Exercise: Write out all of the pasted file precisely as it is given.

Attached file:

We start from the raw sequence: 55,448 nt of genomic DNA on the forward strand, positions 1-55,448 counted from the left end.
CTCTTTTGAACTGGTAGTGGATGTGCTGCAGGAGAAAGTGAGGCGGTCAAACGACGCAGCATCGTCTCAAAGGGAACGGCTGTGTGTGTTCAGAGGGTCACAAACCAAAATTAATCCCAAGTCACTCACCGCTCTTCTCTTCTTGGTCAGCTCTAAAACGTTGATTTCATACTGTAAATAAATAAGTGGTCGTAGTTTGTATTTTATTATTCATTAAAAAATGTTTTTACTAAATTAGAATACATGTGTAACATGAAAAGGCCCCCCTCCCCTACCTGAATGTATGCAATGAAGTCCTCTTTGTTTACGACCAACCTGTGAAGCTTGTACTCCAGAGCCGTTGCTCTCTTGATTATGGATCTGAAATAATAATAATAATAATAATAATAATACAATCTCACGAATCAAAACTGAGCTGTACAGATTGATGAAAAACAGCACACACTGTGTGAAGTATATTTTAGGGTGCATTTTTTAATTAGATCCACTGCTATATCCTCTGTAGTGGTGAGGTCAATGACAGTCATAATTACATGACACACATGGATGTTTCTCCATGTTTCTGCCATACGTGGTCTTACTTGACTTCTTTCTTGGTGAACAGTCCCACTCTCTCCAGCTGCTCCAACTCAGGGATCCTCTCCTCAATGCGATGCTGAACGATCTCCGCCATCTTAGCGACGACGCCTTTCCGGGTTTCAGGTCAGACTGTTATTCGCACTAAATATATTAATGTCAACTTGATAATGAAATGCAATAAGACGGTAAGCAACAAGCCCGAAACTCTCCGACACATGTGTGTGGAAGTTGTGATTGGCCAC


We start from the raw sequence: 55,448 nt of genomic DNA on the forward strand, positions 1-55,448 counted from the left end.
CTCTTTTGAACTGGTAGTGGATGTGCTGCAGGAGAAAGTGAGGCGGTCAAACGACGCAGCATCGTCTCAAAGGGAACGGCTGTGTGTGTTCAGAGGGTCACAAACCAAAATTAATCCCAAGTCACTCACCGCTCTTCTCTTCTTGGTCAGCTCTAAAACGTTGATTTCATACTGTAAATAAATAAGTGGTCGTAGTTTGTATTTTATTATTCATTAAAAAATGTTTTTACTAAATTAGAATACATGTGTAACATGAAAAGGCCCCCCTCCCCTACCTGAATGTATGCAATGAAGTCCTCTTTGTTTACGACCAACCTGTGAAGCTTGTACTCCAGAGCCGTTGCTCTCTTGATTATGGATCTGAAATAATAATAATAATAATAATAATAATACAATCTCACGAATCAAAACTGAGCTGTACAGATTGATGAAAAACAGCACACACTGTGTGAAGTATATTTTAGGGTGCATTTTTTAATTAGATCCACTGCTATATCCTCTGTAGTGGTGAGGTCAATGACAGTCATAATTACATGACACACATGGATGTTTCTCCATGTTTCTGCCATACGTGGTCTTACTTGACTTCTTTCTTGGTGAACAGTCCCACTCTCTCCAGCTGCTCCAACTCAGGGATCCTCTCCTCAATGCGATGCTGAACGATCTCCGCCATCTTAGCGACGACGCCTTTCCGGGTTTCAGGTCAGACTGTTATTCGCACTAAATATATTAATGTCAACTTGATAATGAAATGCAATAAGACGGTAAGCAACAAGCCCGAAACTCTCCGACACATGTGTGTGGAAGTTGTGATTGGCCAC